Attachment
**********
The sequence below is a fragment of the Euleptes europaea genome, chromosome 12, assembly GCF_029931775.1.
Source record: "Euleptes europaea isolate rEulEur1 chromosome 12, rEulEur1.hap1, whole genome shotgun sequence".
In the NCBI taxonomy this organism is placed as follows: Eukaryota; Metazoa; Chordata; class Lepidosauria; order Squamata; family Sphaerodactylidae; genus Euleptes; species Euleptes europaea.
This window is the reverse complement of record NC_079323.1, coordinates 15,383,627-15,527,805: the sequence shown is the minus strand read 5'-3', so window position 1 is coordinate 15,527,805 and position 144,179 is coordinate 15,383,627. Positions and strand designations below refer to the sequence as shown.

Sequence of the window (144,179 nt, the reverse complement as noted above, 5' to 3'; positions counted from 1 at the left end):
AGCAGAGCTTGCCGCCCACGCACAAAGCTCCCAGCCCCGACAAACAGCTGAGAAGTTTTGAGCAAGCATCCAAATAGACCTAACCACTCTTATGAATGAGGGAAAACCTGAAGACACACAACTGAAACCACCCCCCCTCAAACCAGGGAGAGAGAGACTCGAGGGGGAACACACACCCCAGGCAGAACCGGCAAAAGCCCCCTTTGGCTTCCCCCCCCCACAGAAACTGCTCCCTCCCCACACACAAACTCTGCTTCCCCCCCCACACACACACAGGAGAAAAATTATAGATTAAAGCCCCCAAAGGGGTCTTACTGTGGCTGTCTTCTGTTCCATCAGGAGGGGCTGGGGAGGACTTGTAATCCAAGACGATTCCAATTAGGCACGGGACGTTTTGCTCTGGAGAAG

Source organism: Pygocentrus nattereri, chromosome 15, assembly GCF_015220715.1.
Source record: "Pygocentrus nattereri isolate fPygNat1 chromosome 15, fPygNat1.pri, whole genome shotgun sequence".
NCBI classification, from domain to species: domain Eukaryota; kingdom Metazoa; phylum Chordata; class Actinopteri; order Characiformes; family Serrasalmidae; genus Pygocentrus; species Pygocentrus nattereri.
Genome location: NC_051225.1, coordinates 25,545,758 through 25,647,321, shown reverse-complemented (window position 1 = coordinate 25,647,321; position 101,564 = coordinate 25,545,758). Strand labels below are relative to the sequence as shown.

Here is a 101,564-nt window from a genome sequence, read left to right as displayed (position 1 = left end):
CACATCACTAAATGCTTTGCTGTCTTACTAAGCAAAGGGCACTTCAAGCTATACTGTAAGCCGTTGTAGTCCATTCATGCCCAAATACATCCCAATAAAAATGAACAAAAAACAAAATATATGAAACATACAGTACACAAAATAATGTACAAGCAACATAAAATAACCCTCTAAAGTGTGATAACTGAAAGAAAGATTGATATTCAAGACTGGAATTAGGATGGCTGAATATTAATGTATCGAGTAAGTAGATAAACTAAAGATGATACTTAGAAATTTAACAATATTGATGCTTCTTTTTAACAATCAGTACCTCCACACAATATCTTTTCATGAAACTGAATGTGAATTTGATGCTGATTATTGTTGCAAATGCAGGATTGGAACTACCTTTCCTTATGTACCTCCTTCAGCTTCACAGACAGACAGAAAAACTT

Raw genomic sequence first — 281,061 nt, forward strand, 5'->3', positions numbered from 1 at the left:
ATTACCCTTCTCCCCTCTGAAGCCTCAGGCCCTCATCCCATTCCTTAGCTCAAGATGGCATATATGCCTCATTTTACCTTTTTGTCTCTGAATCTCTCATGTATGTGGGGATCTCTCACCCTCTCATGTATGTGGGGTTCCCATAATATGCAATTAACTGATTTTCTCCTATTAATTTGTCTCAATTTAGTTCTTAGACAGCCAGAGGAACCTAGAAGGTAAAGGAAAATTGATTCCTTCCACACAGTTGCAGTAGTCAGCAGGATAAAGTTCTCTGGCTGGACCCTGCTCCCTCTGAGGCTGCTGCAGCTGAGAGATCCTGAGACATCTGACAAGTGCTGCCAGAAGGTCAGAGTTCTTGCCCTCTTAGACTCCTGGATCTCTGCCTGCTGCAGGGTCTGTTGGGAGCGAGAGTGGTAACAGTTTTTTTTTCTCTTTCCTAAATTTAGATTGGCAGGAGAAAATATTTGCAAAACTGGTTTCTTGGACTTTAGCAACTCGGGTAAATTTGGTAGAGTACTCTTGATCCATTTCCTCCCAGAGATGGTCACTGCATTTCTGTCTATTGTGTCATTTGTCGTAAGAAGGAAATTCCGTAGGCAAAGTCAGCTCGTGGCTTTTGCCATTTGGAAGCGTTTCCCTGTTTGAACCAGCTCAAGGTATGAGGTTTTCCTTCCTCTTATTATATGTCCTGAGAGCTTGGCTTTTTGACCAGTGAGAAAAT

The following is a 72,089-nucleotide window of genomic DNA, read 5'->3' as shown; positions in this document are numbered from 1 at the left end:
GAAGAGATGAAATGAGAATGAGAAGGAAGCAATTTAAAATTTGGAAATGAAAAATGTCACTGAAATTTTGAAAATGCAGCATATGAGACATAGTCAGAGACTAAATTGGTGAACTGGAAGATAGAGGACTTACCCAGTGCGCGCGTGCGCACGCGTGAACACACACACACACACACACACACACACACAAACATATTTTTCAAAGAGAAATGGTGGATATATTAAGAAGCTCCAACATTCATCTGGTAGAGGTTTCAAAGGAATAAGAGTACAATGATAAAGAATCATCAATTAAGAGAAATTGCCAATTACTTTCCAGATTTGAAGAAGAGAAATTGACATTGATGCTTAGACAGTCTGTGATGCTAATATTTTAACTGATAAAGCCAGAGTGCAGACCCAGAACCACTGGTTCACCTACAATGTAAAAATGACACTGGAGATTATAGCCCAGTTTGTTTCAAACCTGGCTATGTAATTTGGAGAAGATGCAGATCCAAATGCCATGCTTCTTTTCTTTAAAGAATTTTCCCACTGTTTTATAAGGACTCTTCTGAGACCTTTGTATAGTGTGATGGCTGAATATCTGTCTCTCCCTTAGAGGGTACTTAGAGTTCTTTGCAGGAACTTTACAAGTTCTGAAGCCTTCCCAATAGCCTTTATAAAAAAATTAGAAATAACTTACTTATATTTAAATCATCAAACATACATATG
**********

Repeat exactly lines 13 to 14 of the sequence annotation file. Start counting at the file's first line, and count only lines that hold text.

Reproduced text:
Raw genomic sequence first — 281,061 nt, forward strand, 5'->3', positions numbered from 1 at the left:
ATTACCCTTCTCCCCTCTGAAGCCTCAGGCCCTCATCCCATTCCTTAGCTCAAGATGGCATATATGCCTCATTTTACCTTTTTGTCTCTGAATCTCTCATGTATGTGGGGATCTCTCACCCTCTCATGTATGTGGGGTTCCCATAATATGCAATTAACTGATTTTCTCCTATTAATTTGTCTCAATTTAGTTCTTAGACAGCCAGAGGAACCTAGAAGGTAAAGGAAAATTGATTCCTTCCACACAGTTGCAGTAGTCAGCAGGATAAAGTTCTCTGGCTGGACCCTGCTCCCTCTGAGGCTGCTGCAGCTGAGAGATCCTGAGACATCTGACAAGTGCTGCCAGAAGGTCAGAGTTCTTGCCCTCTTAGACTCCTGGATCTCTGCCTGCTGCAGGGTCTGTTGGGAGCGAGAGTGGTAACAGTTTTTTTTTCTCTTTCCTAAATTTAGATTGGCAGGAGAAAATATTTGCAAAACTGGTTTCTTGGACTTTAGCAACTCGGGTAAATTTGGTAGAGTACTCTTGATCCATTTCCTCCCAGAGATGGTCACTGCATTTCTGTCTATTGTGTCATTTGTCGTAAGAAGGAAATTCCGTAGGCAAAGTCAGCTCGTGGCTTTTGCCATTTGGAAGCGTTTCCCTGTTTGAACCAGCTCAAGGTATGAGGTTTTCCTTCCTCTTATTATATGTCCTGAGAGCTTGGCTTTTTGACCAGTGAGAAAAT